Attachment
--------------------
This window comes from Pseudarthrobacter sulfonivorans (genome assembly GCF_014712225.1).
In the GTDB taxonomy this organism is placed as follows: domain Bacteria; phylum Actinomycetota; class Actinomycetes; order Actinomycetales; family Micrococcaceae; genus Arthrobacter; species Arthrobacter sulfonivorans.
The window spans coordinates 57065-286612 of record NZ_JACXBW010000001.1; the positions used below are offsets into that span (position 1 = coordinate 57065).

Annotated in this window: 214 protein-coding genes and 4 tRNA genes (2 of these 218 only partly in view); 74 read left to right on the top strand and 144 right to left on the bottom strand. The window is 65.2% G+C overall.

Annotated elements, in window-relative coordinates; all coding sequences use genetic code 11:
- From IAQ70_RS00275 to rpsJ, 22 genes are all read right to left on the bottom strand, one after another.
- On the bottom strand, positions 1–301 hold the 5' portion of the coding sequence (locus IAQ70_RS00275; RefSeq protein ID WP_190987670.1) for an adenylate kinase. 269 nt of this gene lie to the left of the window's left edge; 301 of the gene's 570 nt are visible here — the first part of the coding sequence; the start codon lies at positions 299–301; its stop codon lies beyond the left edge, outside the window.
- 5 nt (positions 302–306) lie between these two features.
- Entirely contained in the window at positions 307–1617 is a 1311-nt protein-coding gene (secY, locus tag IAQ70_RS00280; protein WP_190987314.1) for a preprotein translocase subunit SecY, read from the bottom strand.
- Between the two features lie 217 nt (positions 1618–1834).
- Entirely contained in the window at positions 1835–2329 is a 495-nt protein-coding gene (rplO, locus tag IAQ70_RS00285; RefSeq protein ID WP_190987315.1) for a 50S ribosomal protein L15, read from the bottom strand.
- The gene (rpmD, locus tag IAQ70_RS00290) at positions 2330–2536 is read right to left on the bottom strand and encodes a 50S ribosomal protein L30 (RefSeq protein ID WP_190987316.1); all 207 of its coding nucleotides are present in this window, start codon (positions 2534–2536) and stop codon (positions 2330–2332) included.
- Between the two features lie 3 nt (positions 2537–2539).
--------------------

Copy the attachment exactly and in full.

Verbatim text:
This window comes from Pseudarthrobacter sulfonivorans (genome assembly GCF_014712225.1).
In the GTDB taxonomy this organism is placed as follows: domain Bacteria; phylum Actinomycetota; class Actinomycetes; order Actinomycetales; family Micrococcaceae; genus Arthrobacter; species Arthrobacter sulfonivorans.
The window spans coordinates 57065-286612 of record NZ_JACXBW010000001.1; the positions used below are offsets into that span (position 1 = coordinate 57065).

Annotated in this window: 214 protein-coding genes and 4 tRNA genes (2 of these 218 only partly in view); 74 read left to right on the top strand and 144 right to left on the bottom strand. The window is 65.2% G+C overall.

Annotated elements, in window-relative coordinates; all coding sequences use genetic code 11:
- From IAQ70_RS00275 to rpsJ, 22 genes are all read right to left on the bottom strand, one after another.
- On the bottom strand, positions 1–301 hold the 5' portion of the coding sequence (locus IAQ70_RS00275; RefSeq protein ID WP_190987670.1) for an adenylate kinase. 269 nt of this gene lie to the left of the window's left edge; 301 of the gene's 570 nt are visible here — the first part of the coding sequence; the start codon lies at positions 299–301; its stop codon lies beyond the left edge, outside the window.
- 5 nt (positions 302–306) lie between these two features.
- Entirely contained in the window at positions 307–1617 is a 1311-nt protein-coding gene (secY, locus tag IAQ70_RS00280; protein WP_190987314.1) for a preprotein translocase subunit SecY, read from the bottom strand.
- Between the two features lie 217 nt (positions 1618–1834).
- Entirely contained in the window at positions 1835–2329 is a 495-nt protein-coding gene (rplO, locus tag IAQ70_RS00285; RefSeq protein ID WP_190987315.1) for a 50S ribosomal protein L15, read from the bottom strand.
- The gene (rpmD, locus tag IAQ70_RS00290) at positions 2330–2536 is read right to left on the bottom strand and encodes a 50S ribosomal protein L30 (RefSeq protein ID WP_190987316.1); all 207 of its coding nucleotides are present in this window, start codon (positions 2534–2536) and stop codon (positions 2330–2332) included.
- Between the two features lie 3 nt (positions 2537–2539).